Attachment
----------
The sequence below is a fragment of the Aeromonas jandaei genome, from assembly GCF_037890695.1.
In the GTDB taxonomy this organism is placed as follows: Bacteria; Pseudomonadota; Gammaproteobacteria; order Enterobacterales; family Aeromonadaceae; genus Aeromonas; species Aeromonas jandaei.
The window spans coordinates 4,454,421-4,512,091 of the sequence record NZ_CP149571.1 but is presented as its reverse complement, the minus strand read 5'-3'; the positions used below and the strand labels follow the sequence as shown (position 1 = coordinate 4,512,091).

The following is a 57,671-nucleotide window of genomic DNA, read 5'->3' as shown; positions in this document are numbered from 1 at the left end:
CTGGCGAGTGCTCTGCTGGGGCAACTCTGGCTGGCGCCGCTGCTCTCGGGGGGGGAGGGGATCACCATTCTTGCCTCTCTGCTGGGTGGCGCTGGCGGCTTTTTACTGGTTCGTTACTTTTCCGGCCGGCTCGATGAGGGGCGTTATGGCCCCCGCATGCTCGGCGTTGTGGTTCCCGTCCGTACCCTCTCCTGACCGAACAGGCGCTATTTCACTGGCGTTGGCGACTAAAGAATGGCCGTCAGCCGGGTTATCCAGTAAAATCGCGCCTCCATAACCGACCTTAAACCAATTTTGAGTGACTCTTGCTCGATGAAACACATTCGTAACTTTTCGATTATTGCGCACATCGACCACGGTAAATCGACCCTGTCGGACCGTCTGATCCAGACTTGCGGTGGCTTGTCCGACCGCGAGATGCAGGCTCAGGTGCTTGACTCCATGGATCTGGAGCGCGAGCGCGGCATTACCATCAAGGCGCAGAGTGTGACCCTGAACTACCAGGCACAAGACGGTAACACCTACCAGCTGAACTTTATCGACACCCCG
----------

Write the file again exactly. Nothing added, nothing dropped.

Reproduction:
The sequence below is a fragment of the Aeromonas jandaei genome, from assembly GCF_037890695.1.
In the GTDB taxonomy this organism is placed as follows: Bacteria; Pseudomonadota; Gammaproteobacteria; order Enterobacterales; family Aeromonadaceae; genus Aeromonas; species Aeromonas jandaei.
The window spans coordinates 4,454,421-4,512,091 of the sequence record NZ_CP149571.1 but is presented as its reverse complement, the minus strand read 5'-3'; the positions used below and the strand labels follow the sequence as shown (position 1 = coordinate 4,512,091).

The following is a 57,671-nucleotide window of genomic DNA, read 5'->3' as shown; positions in this document are numbered from 1 at the left end:
CTGGCGAGTGCTCTGCTGGGGCAACTCTGGCTGGCGCCGCTGCTCTCGGGGGGGGAGGGGATCACCATTCTTGCCTCTCTGCTGGGTGGCGCTGGCGGCTTTTTACTGGTTCGTTACTTTTCCGGCCGGCTCGATGAGGGGCGTTATGGCCCCCGCATGCTCGGCGTTGTGGTTCCCGTCCGTACCCTCTCCTGACCGAACAGGCGCTATTTCACTGGCGTTGGCGACTAAAGAATGGCCGTCAGCCGGGTTATCCAGTAAAATCGCGCCTCCATAACCGACCTTAAACCAATTTTGAGTGACTCTTGCTCGATGAAACACATTCGTAACTTTTCGATTATTGCGCACATCGACCACGGTAAATCGACCCTGTCGGACCGTCTGATCCAGACTTGCGGTGGCTTGTCCGACCGCGAGATGCAGGCTCAGGTGCTTGACTCCATGGATCTGGAGCGCGAGCGCGGCATTACCATCAAGGCGCAGAGTGTGACCCTGAACTACCAGGCACAAGACGGTAACACCTACCAGCTGAACTTTATCGACACCCCG